Sunday, 18 December 2016

Cycling around the Etang de Canet Saint-Nazaire

Fishing boats and an abandoned canoe 
We had a great couple of hours cycling today which took us right around the Etang de Canet Saint-Nazaire, a large lake just inland from the sea. Now we both have folding bicycles, we can pop them in the car so we aren't restricted to only cycling from our campsites any more. Today we parked up in Saint Cyprien Plage (just over the road from the Total garage) and started by heading inland along the Rue Jouy d'Arnaud as far as Alenya. Once there, we turned right onto the D11 which headed out into open countryside before going through Saint Nazaire and then onto Canet-en-Roussillon. I loved that much of our route was on dedicated off-road cycle tracks, but when it wasn't the French car drivers were extremely courteous. They all made sure to give us a wide berth and several stopped to allow us over crossings too! And we managed to trigger a speed detector whilst riding through Saint Nazaire - we were doing 14kph!

Painted stalls at Canet-en-Roussillon 
Canet-en-Roussillon gave us the first of our two nice surprises because we arrived when a seafront Christmas fair was in full flow. There was a large old-fashioned carousel, several gift and craft stalls and a double row of little wooden cabins selling various foods and drinks and all adorned with fir boughs and twinkly light garlands. We managed to resist the numerous offers of Vin Chaud as we still had quite a way to cycle back. Instead we had a tasty Soupe Maison sprinkled with croutons and gruyere cheese. We did miss out on seeing Santa - a stage was set up with a red velvet covered chair and lots of wrapped presents - but admired the stalls which had been painted with mostly Russian motifs - matryoshka dolls, minarets and nutcracker soldiers. The Christmas fair was very busy which explained why the rest of the town was so quiet!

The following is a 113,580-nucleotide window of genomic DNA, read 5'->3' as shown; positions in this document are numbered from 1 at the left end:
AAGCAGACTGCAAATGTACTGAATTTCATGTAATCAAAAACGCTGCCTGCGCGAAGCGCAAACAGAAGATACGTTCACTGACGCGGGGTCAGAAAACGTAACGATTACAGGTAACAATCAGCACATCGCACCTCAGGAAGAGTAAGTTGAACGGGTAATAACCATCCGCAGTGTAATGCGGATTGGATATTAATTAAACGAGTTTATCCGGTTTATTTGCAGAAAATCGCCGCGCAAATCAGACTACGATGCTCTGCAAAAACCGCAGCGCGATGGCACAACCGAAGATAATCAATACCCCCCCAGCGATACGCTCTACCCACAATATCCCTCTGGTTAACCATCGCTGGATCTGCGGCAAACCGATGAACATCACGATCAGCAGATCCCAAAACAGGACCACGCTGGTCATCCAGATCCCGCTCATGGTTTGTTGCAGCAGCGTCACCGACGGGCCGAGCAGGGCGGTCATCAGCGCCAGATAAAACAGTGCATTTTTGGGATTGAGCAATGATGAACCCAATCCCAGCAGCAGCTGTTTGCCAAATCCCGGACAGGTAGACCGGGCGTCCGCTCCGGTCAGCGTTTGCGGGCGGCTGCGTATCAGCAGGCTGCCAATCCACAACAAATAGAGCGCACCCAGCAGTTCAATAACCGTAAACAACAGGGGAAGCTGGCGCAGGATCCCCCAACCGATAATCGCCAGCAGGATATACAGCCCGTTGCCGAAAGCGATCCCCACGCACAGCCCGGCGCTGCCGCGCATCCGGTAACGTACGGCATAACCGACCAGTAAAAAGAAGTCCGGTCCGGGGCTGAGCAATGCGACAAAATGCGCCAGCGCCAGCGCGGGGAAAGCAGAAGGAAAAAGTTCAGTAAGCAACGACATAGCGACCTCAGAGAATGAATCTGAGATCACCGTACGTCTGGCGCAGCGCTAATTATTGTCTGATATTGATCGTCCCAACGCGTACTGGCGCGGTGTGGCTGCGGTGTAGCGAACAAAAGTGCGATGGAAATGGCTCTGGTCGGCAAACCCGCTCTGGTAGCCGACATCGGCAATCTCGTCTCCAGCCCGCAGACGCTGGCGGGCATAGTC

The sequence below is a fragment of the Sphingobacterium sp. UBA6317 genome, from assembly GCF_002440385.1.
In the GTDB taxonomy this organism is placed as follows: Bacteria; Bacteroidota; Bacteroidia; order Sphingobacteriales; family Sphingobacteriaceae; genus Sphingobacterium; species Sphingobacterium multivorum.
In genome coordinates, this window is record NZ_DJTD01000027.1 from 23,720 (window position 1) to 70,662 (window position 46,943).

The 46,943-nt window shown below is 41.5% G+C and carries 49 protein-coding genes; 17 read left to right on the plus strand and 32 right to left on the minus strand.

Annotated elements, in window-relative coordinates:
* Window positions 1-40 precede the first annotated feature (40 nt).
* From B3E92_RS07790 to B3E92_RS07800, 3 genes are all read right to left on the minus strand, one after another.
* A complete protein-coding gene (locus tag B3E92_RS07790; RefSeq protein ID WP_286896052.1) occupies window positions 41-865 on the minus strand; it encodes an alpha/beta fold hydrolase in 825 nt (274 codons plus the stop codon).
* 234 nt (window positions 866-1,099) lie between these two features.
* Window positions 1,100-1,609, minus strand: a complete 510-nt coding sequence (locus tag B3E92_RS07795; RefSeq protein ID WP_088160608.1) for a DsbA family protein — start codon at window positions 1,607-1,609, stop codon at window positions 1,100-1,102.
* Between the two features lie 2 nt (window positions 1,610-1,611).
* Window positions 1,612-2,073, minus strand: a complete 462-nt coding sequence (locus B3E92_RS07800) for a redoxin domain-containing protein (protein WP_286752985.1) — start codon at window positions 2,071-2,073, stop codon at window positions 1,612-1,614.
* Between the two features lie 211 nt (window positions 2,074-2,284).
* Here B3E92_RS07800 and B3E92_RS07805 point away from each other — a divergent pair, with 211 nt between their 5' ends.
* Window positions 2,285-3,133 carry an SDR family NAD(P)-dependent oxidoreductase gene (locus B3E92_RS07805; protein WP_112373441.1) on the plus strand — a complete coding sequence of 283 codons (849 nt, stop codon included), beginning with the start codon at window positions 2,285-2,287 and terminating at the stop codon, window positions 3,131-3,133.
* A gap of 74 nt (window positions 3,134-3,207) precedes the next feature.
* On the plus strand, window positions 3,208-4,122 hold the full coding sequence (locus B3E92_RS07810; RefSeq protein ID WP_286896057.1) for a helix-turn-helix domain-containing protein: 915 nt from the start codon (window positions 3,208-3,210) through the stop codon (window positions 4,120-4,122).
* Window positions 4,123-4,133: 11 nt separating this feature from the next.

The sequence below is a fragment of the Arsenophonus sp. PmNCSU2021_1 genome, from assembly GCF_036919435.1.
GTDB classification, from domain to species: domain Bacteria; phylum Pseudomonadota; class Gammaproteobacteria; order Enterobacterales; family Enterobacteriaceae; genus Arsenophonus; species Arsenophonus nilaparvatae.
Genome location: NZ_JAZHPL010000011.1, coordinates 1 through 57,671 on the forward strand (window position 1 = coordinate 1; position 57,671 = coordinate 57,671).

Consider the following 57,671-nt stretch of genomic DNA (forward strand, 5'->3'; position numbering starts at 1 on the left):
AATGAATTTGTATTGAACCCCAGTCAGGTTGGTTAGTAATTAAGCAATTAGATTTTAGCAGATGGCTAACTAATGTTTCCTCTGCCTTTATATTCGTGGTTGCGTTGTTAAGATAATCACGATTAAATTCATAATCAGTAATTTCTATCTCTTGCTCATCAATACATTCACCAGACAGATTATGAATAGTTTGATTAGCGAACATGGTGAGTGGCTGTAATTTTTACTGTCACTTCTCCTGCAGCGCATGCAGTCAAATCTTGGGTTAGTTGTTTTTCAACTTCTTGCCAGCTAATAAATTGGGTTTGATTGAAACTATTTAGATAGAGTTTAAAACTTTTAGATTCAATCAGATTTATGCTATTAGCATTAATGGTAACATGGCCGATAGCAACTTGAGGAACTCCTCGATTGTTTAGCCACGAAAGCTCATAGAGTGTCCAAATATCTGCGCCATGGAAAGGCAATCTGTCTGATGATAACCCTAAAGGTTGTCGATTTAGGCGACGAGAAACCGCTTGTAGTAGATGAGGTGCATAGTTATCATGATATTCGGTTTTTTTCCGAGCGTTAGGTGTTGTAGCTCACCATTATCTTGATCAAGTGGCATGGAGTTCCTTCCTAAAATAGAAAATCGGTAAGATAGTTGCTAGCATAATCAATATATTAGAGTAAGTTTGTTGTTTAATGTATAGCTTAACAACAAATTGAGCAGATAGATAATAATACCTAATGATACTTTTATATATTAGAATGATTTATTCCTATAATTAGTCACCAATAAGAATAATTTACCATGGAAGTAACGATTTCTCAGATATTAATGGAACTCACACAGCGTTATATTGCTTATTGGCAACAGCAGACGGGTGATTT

Carousel at Canet-en-Roussillon 

Village de Pecheurs 
We cycled on the road out of Canet towards Saint Cyprien until the promenade became less busy, then tootled along the prom for a while enjoying great views across the beach and out to sea. Once clear of the town, there is a well-maintained off-road cycle toute parallel to the D81. From this we noticed a number of odd looking buildings grouped off to one side and a rough car park near them so turned off to investigate. This was our second nice surprise - a traditionally built Village de Pecheurs (fishermen's village) which we could walk around. The village comprises of maybe a dozen reed and wood huts which reminded me of the fascinating Irving Finkel book, The Ark Before Noah (Oh reed wall, reed wall!). I don't think I've actually seen reed houses before. Most of the wood used in their construction was washed up on the local beaches and the reeds grow on the shoreline. These huts were renovated in 1993 and aren't actually lived in any more although they are still used to store fishing gear. In the summer one hut is open as a reception with information about the history of the village and the ecology of the lake. There's even suitably rustic-looking wooden bicycle racks and a hoop!

Village de Pecheurs 
From the village, we didn't have much further along the cycle path to return to our car. The whole circuit ended up being just about two hours of actual cycling although it took much longer with our various stops. Dave estimated the distance at about twelve miles and we both appreciated that it was almost entirely flat!


  1. I hope you enjoyed the Christmas fair! I really love cycling so I am glad to hear that you were able to travel all these places and really enjoy doing so :3 Lovely pictures too!

    1. Since I got my cycling nerve back last winter, I love the freedom of exploring by bike. We must come to the Netherlands and cycle there :-)